If you’re a scientist, soft or hard, who routinely uses statistics, it’s likely that your funding, and therefore your career, the very wellness of your being hinges on discovering statistically significant results. Small p-values, that is.
Sometimes, however, the data just won’t cooperate. You conjured a theory that just must be true, set up your experiment, and collected your data. You ran your test and—drat!—a p-value larger than the publishable limit!
Do you despair? Do you, God forbid, abandon your oh-so-beautiful theory? Do you chuck it all and even change your mind?
No, sir! Friend, I’m here to tell you there is hope. There is a cure for what ails you. There is sunshine waiting. Introducing the Sample Size Extender™, the only frequentist statistical procedure guaranteed—did he say guaranteed?—to produce a publishable p-value each and every time.
As long as your funding holds the Sample Size Extender™ will provide you a small p-value or we will double your money back.
The Sample Size Extender™ is so easy a child could use it. Here’s how it works. All you need is a theory: any will do, the wilder the better. Begin collecting your data, put them through the works one at a time, then just wait for the publishable p-value, which is sure to come.
Here’s an example. Your theory supposes that a certain measure will be different between two groups. You’ll confirm this using a t-test—though any test will do. You begin by measuring two people, one from each group1. Put the measurements of this pair into the t-test and check whether your p-value is less than the magic number. If it is: stop! Your theory is proven. Go forth and write your paper.
But if the p-value is not small enough, measure two more people, one more from each group. Then run the augmented sample through the t-test and check for a publishable p-value again.
Iterate the Sample Size Extender™ and you will always—absolutely always—find a p-value less than the magic number. Yes, sir, friends: this method is foolproof. Fools prove it every day!
Now I know you’re doubtful, neighbor. I know you don’t believe. Why you should trust old Honest Matt? He’s trying to sell you something! Friend, I’m not asking you to believe. I’m not asking for your trust. I want you to convince yourself. I want you to see the truth with your own eyes.
Look and behold!
The picture is the Sample Size Extender™ in action. What do you suppose would happen if you grab two numbers from the air, numbers which are fiction, which are real as bigfoot, numbers which have no relation to one another? Would a t-test based on these numbers give you a small p-value? It might, friend, it might. But not often. It’s supposed to only happen one out of every twenty attempts.
But with the Sample Size Extender™ it can always happen.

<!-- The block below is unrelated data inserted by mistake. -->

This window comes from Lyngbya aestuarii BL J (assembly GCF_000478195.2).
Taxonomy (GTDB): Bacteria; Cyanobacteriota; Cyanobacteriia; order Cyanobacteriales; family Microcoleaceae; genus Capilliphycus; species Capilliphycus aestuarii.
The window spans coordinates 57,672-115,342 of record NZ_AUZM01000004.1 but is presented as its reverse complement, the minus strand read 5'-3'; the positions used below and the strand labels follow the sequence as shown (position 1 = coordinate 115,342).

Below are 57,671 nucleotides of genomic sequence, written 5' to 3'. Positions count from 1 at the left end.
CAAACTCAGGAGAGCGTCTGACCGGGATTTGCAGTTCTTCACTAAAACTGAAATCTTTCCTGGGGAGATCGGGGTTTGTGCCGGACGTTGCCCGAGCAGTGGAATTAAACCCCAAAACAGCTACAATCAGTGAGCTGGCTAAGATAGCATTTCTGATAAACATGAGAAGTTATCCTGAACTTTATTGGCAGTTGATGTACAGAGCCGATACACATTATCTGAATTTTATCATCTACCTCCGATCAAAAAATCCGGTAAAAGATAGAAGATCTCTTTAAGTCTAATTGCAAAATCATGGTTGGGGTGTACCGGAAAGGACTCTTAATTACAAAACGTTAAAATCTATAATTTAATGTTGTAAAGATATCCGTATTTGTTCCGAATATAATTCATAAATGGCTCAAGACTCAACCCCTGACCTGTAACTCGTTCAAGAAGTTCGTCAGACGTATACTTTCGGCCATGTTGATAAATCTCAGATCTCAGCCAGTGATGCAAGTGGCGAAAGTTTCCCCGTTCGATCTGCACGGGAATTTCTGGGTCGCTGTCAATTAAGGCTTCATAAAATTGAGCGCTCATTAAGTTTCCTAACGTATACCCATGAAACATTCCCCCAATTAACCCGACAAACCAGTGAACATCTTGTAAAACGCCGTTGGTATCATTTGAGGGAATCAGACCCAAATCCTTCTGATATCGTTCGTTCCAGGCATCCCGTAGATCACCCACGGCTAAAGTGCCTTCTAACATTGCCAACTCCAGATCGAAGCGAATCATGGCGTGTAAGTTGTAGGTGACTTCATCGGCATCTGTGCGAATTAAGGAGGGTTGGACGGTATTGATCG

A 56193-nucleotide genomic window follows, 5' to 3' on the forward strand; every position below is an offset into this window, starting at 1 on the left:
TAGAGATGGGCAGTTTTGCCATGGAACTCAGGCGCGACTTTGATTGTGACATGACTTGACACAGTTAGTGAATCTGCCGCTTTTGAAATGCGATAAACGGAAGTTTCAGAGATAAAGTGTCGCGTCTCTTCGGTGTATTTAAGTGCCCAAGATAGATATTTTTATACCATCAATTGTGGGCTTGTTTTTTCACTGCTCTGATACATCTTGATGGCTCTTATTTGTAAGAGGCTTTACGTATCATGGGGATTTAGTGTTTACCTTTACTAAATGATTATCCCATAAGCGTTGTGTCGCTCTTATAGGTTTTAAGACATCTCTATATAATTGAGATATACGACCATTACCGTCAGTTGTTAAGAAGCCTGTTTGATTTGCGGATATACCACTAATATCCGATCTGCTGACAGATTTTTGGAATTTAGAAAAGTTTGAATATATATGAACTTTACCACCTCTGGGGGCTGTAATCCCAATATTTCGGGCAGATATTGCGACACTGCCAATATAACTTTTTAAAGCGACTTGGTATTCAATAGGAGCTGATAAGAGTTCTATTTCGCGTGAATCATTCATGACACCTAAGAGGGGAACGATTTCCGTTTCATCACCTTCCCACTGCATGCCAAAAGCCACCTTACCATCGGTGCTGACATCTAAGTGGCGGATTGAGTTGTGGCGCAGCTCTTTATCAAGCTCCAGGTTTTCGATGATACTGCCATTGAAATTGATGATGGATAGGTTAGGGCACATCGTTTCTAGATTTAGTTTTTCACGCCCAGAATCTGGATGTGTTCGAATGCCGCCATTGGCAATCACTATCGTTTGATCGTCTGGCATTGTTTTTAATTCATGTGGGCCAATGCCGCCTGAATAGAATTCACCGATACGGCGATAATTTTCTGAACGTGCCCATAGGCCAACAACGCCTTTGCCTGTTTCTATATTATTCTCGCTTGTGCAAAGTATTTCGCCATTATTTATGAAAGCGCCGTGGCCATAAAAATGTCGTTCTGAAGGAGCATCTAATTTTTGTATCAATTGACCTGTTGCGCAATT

What I did was to grab numbers from the air, one pair at a time and run them through a t-test. If the first pair through the t-test gave joy, then I stopped. If not, then I added another pair and checked again. I kept doing this until I got a publishable p-value, and then I noted how many pairs it took. That’s the sample size.
Then I did the whole thing over. I started with one pair, then two, and so on. I again noted how many pairs (up to 1000) it took to get a publishable p-value. I did the whole procedure 500 times and plotted up the results.
Over 10% of the time it only took five or fewer pairs to prove my theory—which is no theory at all! Remember these are entirely made up numbers! How much easier will it be, friend, to prove your theory which must be true!
Talk about simple, neighbor. Talk about progress. Talk about limitless possibilities! Why, 20% of the time, it took only ten or fewer pairs to prove Nothing. Forty-percent of the time it only takes less than 100 pairs. How little is needed to do so much!
This is statistics, friend. This is what it’s all about. No need to use that tired old phrase “More research is needed” when research each and every time will prove what you want—but only if you use the Sample Size Extender™.
The sharp-eyed among you will note the strangeness at the end of the graph, the spike at 1000. Well, friends, this is where I tuckered out. I could have gone on generating pairs beyond 1000 and—you’ll have to trust me now—eventually these experiments would all give me a small p-value. You’ll always get one, as long as you can keep taking measurements.
What’s that I hear? You can’t afford to take measurements indefinitely? Are you sure you can’t get a bigger grant? No? Then let me tell you about the miracle of our patented Sub-Group Analyzer™…
1Yes, sourpuss, technically you need to start with four people for a t-test. Yet another reason to make the switch to Bayes!
This post was inspired by reader Andrew Kennett and his link to the article Re-examining Significant Research: The Problem of False-Positives .